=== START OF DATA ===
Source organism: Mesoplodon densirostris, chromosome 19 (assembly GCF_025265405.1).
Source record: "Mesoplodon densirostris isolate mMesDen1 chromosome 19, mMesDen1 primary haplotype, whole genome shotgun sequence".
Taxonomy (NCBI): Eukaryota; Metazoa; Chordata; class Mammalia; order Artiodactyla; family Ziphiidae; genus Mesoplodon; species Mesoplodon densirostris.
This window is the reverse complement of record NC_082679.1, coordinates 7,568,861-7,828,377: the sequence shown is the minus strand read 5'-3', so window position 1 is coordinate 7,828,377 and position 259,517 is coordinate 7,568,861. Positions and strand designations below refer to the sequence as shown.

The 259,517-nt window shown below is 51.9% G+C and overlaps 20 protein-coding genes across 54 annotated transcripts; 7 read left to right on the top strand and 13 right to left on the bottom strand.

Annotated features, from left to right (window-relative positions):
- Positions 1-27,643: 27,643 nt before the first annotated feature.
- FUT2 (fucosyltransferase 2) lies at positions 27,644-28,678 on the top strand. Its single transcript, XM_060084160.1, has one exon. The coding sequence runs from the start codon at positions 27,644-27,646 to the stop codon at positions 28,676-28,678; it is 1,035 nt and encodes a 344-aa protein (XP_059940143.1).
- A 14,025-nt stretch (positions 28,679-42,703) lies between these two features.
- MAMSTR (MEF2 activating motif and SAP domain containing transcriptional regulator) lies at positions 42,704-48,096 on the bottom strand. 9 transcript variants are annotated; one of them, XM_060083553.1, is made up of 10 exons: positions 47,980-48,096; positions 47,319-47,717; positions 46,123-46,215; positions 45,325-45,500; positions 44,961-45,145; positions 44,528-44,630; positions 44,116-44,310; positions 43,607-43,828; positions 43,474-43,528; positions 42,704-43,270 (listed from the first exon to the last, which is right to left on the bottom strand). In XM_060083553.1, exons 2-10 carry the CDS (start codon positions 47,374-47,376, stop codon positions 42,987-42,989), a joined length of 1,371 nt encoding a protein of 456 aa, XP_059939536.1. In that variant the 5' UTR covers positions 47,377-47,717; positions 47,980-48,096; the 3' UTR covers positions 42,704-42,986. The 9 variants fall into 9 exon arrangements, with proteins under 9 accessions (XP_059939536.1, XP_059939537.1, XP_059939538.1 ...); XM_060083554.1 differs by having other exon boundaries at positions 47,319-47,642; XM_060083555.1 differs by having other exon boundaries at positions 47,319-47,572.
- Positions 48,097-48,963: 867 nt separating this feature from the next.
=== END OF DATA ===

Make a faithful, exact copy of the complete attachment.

Source organism: Mesoplodon densirostris, chromosome 19 (assembly GCF_025265405.1).
Source record: "Mesoplodon densirostris isolate mMesDen1 chromosome 19, mMesDen1 primary haplotype, whole genome shotgun sequence".
Taxonomy (NCBI): Eukaryota; Metazoa; Chordata; class Mammalia; order Artiodactyla; family Ziphiidae; genus Mesoplodon; species Mesoplodon densirostris.
This window is the reverse complement of record NC_082679.1, coordinates 7,568,861-7,828,377: the sequence shown is the minus strand read 5'-3', so window position 1 is coordinate 7,828,377 and position 259,517 is coordinate 7,568,861. Positions and strand designations below refer to the sequence as shown.

The 259,517-nt window shown below is 51.9% G+C and overlaps 20 protein-coding genes across 54 annotated transcripts; 7 read left to right on the top strand and 13 right to left on the bottom strand.

Annotated features, from left to right (window-relative positions):
- Positions 1-27,643: 27,643 nt before the first annotated feature.
- FUT2 (fucosyltransferase 2) lies at positions 27,644-28,678 on the top strand. Its single transcript, XM_060084160.1, has one exon. The coding sequence runs from the start codon at positions 27,644-27,646 to the stop codon at positions 28,676-28,678; it is 1,035 nt and encodes a 344-aa protein (XP_059940143.1).
- A 14,025-nt stretch (positions 28,679-42,703) lies between these two features.
- MAMSTR (MEF2 activating motif and SAP domain containing transcriptional regulator) lies at positions 42,704-48,096 on the bottom strand. 9 transcript variants are annotated; one of them, XM_060083553.1, is made up of 10 exons: positions 47,980-48,096; positions 47,319-47,717; positions 46,123-46,215; positions 45,325-45,500; positions 44,961-45,145; positions 44,528-44,630; positions 44,116-44,310; positions 43,607-43,828; positions 43,474-43,528; positions 42,704-43,270 (listed from the first exon to the last, which is right to left on the bottom strand). In XM_060083553.1, exons 2-10 carry the CDS (start codon positions 47,374-47,376, stop codon positions 42,987-42,989), a joined length of 1,371 nt encoding a protein of 456 aa, XP_059939536.1. In that variant the 5' UTR covers positions 47,377-47,717; positions 47,980-48,096; the 3' UTR covers positions 42,704-42,986. The 9 variants fall into 9 exon arrangements, with proteins under 9 accessions (XP_059939536.1, XP_059939537.1, XP_059939538.1 ...); XM_060083554.1 differs by having other exon boundaries at positions 47,319-47,642; XM_060083555.1 differs by having other exon boundaries at positions 47,319-47,572.
- Positions 48,097-48,963: 867 nt separating this feature from the next.